Professor Mylonadis suspects that the reason that our problem-solving ability in management is limited is because our models of problem-solving are devoid of people while actual problem-solving isn’t. As useful as a decision tree might be as an analytical abstraction, the issue is how do you actually define a problem with the help of others around you? Who should these people be? What kind of input should you be asking from them? Which part of that input should you disregard? Which part of that input should you take into account?

He says further, “If you look at engineering or architecture the ability of people to explain the problem they’re working on, and ask questions so they can get feedback is very high without their need to resort to either dogma or trivia. They are helped by reference to blueprints which are a highly codified way of communicating. Our equivalent in management is jargon. Like blueprints, jargon was invented to make our exchanges efficient (we all know what is meant by a “functional organization”.) But the analogy to the blueprint ends when jargon becomes meaningless. It is also a sure way of eradicating any arguments left standing from the onslaught of dogma or trivia.”


Putting More Smart People On A Problem Might Not Be The Answer
by Idris Mootee

Problem Solving Skills Different Than IntelligenceEarly breakfast in a Boston hotel and I’m ready for an executive workshop. There are so many decision to be made in one day and just over breakfast we’re made several important decisions on some strategic issues. I realize 70% of my time on a day-to-day basis are spent on problem solving – organizational, strategic, customers, people and resources etc. It is pretty much the biggest part of any managerial job. Problem solving skills development is therefore critical for young managers.

If you’re a well educated, highly intelligent person and have a well-respected job in your chosen career, it usually means you are a good problem solver both in professional and personal settings. Professor Yiorgos Mylonadis at London Business School research is finding otherwise. His recent research shows that people can be extremely well educated with many years of experience, they may be successful managers who have accomplished great things, but frequently their ability to solve a problem is severely limited. Leer más “Problem Solving Skills Different Than Intelligence”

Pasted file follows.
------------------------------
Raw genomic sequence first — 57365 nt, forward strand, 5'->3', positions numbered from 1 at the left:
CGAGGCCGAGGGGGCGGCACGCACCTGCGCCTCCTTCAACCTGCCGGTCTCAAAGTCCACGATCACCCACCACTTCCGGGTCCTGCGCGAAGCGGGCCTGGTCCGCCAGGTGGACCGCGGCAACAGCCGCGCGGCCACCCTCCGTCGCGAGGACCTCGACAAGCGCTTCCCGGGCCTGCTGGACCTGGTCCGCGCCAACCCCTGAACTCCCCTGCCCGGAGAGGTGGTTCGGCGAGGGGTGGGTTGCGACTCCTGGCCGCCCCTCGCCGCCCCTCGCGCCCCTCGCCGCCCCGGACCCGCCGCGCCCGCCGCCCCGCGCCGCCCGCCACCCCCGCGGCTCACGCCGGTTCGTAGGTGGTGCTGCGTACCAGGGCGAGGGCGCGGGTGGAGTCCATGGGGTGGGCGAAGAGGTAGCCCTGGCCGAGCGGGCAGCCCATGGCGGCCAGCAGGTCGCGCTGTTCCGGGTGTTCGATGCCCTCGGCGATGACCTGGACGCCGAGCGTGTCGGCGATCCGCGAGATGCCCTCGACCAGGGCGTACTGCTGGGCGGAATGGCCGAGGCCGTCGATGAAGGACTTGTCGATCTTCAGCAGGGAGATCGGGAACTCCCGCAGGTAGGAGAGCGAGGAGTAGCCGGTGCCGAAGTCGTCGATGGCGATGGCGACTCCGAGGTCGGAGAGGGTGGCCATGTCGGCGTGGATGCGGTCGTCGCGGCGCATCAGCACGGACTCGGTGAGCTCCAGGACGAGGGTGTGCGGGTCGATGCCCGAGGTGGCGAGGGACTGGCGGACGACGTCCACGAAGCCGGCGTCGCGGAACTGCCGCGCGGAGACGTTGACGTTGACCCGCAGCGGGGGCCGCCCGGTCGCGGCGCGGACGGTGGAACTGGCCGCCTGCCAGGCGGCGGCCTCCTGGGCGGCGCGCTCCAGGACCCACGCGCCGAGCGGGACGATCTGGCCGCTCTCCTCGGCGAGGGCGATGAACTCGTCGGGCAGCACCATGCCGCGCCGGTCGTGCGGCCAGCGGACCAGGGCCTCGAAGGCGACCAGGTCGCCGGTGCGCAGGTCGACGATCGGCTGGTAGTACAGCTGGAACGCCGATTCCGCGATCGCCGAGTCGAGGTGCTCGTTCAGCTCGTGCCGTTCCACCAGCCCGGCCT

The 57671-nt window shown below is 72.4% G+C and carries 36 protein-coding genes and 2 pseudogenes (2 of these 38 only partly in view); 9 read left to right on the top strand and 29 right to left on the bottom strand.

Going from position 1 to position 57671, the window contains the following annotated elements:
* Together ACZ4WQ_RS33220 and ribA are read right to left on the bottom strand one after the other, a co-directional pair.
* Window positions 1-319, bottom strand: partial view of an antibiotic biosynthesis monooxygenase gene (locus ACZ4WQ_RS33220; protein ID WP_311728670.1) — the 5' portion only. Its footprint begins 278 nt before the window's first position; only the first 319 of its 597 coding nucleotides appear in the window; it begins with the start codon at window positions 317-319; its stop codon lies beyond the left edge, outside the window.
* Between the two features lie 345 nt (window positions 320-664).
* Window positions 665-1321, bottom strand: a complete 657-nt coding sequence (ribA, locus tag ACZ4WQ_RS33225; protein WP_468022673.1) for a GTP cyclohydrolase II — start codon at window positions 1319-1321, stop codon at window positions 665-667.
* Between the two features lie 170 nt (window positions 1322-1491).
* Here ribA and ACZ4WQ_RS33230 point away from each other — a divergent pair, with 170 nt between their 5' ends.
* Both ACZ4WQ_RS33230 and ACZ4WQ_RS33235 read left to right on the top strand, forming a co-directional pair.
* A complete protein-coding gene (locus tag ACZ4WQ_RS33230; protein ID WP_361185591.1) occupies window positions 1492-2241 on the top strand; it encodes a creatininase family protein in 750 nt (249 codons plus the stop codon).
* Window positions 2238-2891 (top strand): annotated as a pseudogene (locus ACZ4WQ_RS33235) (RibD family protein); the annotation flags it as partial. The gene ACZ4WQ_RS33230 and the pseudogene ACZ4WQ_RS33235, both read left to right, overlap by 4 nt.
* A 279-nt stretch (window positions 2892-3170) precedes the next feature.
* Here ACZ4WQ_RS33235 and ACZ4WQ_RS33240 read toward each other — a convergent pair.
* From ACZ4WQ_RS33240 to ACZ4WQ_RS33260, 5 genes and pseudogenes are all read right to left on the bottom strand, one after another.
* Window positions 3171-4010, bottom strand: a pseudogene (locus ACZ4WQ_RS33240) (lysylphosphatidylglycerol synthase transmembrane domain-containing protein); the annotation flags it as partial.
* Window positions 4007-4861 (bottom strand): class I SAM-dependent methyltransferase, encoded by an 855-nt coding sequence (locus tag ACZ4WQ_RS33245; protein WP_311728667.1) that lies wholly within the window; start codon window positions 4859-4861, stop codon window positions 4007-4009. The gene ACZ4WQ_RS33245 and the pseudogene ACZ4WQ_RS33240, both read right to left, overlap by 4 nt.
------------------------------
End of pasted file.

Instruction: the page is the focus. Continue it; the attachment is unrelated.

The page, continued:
Rethinking Failure

Tried anything recently that didn’t quite work out? Congratulations! You’re on your way to a breakthrough.

Bottom line, there is no innovation without “failure.” If your perception of failure is “something to avoid,” you can kiss innovation goodbye. Failure comes with the territory. If the word puts you in a foul mood, use another one — like “experiment,” for example.

* “The way to succeed is to double your failure rate.” — Thomas Watson, Founder of IBM
* “Do not fear mistakes. There are none.” — Miles Davis
* “99 percent of success is built on failure.” — Charles Kettering
* “I have not failed once. I’ve just found 10,000 ways that didn’t work.” — Thomas Edison
* “An inventor fails 999 times, and if he succeeds once, he’s in. He treats his failures simply as practice shots.” — Charles Kettering
* “Give me the young man who has brains enough to make a fool of himself.” — Robert Louis Stevenson
* “Only those who dare to fail greatly can ever achieve greatly.” — Robert F. Kennedy
* “Adversity reveals genius, prosperity conceals it.” — Horace
* “When we can begin to take our failures non-seriously, it means we are ceasing to be afraid of them. It is of immense importance to laugh at ourselves.” — Katherine Mansfield


by Mitch Ditkoff

Rethinking FailureTried anything recently that didn’t quite work out? Congratulations! You’re on your way to a breakthrough.